Bug 5113 - option 'user': mount point group permissions not considered
Summary: option 'user': mount point group permissions not considered
Alias: None
Product: CifsVFS
Classification: Unclassified
Component: user space tools (show other bugs)
Version: 2.6
Hardware: All All
: P3 minor
Target Milestone: ---
Assignee: Jeff Layton
QA Contact:
Depends on:
Reported: 2007-11-30 05:42 UTC by Olav Seyfarth
Modified: 2012-04-06 11:01 UTC (History)
2 users (show)

See Also:


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Description Olav Seyfarth 2007-11-30 05:42:36 UTC
If users are allowed to mount a certain share, the mountpoint directory's permissions are checked first. But mount.cifs only takes the USER file permissions into account. However, I had expected to be able to set things up in a way that one user (of a certain group) can mount a certain share and another (of the same group) can unmount it. Example scenario:

# ls -l /sbin/mount.cifs
-rwsr-sr-x 1 root root 20440 2007-05-30 11:54 /sbin/mount.cifs

# ls -ld /mountpoint
drwxrwx--- 2 root usergrp 48 2007-11-29 12:00 mountpoint

# grep someuser /etc/passwd

# grep somegroup /etc/group

# grep mountpoint /etc/fstab
//server/share /mountpoint cifs noauto,users 0 0

As far as I understand geteuid(), group permissions aren't checked at all:

	if((getuid() != 0) && (geteuid() == 0)) {
		if((statbuf.st_uid == getuid()) && (S_IRWXU == (statbuf.st_mode & S_IRWXU))) {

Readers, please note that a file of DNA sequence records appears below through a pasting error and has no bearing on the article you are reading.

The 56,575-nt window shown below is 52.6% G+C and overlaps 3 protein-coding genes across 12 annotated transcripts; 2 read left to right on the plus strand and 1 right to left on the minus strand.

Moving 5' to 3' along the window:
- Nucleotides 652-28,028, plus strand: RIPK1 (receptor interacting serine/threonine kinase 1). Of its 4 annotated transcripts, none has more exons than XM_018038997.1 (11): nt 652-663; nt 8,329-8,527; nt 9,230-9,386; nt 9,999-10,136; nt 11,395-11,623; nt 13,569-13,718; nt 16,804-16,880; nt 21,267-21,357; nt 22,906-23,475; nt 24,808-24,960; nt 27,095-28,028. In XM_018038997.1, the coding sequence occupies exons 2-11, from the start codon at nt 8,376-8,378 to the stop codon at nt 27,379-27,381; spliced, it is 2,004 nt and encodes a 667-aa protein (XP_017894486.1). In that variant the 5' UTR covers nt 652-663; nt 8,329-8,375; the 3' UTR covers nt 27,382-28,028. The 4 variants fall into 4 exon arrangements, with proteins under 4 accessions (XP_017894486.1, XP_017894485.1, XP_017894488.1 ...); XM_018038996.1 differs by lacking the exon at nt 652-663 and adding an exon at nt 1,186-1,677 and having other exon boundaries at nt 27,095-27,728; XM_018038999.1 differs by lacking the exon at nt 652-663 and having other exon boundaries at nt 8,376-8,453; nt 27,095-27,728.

/* Do not allow user mounts to control suid flag
			for mount unless explicitly built that way */
			flags |= MS_NOSUID | MS_NODEV;
		} else {
			printf("mount error: permission denied or not superuser and mount.cifs not installed SUID\n"); 
			return -1;

The same issue applies for Samba4, too:
	if(geteuid()) {
		printf("mount error: permission denied, not superuser and cifs.mount not installed SUID\n"); 
		return -1;
Comment 1 shirishpargaonkar@gmail.com 2009-08-27 05:34:33 UTC
I just did so using mount.cifs version 1.13-3.4.0-GIT-84eced1-devel
and it worked fine where user trying to mount the share belongs to
a group (gid) of the mount point.
(had the entry in /etc/fstab)

Are you not able to do this?
Comment 2 shirishpargaonkar@gmail.com 2009-08-27 05:49:03 UTC
Need more work.  I as an user (non-root), I could mount a share on a
directory to which as an user, I do not have permissions.
Comment 3 shirishpargaonkar@gmail.com 2009-08-27 09:16:34 UTC
As an user, when mount.cifs with running with suid (of root), you have
access to  everything, I do not think mount.cifs should check for user
and group permission of real user id.

I think existing behaviour of mount.cifs when suid bit is set,
is correct behaviour.
Comment 4 shirishpargaonkar@gmail.com 2009-08-27 09:31:29 UTC
And you mount a share on a mount point as a root, ownerships and mode of
the mount point does not matter.
Comment 5 Jeff Layton 2012-04-06 11:01:07 UTC
This bug is probably not valid any more. mount.cifs now (for the most part)
follows the convention set forth in the mount(8) manpage. See the section
there on "The non-superuser mounts."

In particular:

"Only the user  that  mounted  a filesystem  can unmount it again."

I'll go ahead and close this as INVALID. Please reopen if you want to discuss